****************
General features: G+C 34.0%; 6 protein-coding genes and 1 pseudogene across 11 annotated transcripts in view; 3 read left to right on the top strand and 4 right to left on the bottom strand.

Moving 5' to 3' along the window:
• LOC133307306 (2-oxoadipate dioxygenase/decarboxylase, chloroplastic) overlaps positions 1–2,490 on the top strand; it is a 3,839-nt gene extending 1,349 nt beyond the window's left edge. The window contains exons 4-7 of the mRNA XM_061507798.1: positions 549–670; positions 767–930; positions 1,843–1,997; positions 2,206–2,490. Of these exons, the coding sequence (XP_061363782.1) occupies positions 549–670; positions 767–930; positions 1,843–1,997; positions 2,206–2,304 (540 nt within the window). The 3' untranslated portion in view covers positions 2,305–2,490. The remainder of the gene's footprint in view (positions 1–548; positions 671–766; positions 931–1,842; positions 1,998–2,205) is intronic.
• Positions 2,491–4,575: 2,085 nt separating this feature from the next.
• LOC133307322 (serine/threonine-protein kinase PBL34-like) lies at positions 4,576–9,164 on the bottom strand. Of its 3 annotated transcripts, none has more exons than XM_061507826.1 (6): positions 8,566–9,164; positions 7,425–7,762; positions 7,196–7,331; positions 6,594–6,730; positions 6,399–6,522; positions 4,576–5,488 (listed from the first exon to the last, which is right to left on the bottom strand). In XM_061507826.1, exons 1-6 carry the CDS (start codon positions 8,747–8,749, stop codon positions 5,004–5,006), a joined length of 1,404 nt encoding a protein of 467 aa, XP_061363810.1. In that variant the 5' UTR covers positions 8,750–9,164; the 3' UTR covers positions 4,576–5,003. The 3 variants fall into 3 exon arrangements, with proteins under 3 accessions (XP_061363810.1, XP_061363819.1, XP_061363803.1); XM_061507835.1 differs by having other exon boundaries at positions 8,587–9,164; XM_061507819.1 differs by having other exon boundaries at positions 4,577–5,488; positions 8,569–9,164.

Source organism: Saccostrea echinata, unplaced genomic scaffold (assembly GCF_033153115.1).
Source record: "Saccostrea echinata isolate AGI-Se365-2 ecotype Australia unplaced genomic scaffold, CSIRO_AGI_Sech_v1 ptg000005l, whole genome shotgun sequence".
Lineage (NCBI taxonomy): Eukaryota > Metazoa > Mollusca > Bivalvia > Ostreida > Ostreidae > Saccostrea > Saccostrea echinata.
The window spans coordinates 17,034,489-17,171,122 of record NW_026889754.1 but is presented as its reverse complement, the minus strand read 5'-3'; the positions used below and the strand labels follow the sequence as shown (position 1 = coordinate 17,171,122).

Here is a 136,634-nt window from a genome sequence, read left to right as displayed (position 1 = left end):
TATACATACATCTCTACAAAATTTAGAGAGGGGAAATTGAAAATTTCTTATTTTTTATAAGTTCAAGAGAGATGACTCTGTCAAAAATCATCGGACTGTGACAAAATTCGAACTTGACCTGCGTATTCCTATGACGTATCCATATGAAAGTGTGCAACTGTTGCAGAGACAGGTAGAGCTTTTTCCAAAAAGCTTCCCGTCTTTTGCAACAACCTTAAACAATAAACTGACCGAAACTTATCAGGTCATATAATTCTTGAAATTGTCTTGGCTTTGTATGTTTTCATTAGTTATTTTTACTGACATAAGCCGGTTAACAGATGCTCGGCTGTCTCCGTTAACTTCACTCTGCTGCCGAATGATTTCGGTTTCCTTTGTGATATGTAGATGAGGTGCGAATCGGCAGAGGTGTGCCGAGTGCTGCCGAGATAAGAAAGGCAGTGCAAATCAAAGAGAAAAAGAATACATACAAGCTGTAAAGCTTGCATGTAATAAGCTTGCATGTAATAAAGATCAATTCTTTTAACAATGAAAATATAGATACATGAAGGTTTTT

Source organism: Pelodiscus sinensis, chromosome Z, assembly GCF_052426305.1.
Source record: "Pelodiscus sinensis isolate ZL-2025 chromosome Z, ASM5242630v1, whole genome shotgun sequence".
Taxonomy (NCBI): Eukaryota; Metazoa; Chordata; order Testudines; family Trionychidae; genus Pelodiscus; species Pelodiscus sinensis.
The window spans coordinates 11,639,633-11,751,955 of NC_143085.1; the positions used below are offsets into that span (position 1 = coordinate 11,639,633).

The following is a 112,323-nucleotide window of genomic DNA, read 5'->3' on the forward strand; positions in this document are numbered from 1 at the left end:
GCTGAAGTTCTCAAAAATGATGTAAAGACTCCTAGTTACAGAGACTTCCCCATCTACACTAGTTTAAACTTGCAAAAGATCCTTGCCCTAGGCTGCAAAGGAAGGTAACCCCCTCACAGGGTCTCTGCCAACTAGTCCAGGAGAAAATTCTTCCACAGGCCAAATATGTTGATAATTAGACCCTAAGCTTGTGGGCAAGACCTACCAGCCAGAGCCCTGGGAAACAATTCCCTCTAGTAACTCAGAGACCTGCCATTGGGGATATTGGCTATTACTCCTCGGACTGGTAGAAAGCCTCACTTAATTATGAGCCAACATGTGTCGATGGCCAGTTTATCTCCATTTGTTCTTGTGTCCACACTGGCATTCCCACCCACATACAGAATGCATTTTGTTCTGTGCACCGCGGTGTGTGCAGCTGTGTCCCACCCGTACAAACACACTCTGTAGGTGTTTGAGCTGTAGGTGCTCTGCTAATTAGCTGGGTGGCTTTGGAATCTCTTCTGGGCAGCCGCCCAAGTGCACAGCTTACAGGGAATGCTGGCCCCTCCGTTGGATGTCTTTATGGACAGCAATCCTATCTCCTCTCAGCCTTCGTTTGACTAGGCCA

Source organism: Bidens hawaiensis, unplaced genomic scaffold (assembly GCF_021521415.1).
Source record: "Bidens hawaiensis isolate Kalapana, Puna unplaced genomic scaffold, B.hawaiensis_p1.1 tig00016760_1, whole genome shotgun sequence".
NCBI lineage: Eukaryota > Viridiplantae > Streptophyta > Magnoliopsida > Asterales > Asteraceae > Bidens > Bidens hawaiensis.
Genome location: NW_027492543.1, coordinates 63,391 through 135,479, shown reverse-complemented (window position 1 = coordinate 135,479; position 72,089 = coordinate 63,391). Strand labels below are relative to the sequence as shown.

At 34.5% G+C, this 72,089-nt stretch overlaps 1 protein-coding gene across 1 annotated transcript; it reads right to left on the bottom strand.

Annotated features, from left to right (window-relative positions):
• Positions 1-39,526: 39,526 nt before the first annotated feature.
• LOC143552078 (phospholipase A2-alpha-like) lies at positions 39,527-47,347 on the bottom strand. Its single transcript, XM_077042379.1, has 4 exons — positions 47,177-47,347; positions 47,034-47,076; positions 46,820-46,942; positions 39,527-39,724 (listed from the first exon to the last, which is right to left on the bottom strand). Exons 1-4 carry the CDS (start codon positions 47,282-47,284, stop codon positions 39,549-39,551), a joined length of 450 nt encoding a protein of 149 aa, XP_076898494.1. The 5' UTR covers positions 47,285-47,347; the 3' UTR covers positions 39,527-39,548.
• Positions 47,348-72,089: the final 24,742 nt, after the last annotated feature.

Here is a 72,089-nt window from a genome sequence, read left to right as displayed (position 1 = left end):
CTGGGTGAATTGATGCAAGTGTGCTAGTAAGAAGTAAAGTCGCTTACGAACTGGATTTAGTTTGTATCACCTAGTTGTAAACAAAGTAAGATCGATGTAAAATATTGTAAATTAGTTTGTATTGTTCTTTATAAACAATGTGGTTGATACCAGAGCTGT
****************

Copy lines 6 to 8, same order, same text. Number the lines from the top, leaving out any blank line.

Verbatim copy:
Source organism: Saccostrea echinata, unplaced genomic scaffold (assembly GCF_033153115.1).
Source record: "Saccostrea echinata isolate AGI-Se365-2 ecotype Australia unplaced genomic scaffold, CSIRO_AGI_Sech_v1 ptg000005l, whole genome shotgun sequence".
Lineage (NCBI taxonomy): Eukaryota > Metazoa > Mollusca > Bivalvia > Ostreida > Ostreidae > Saccostrea > Saccostrea echinata.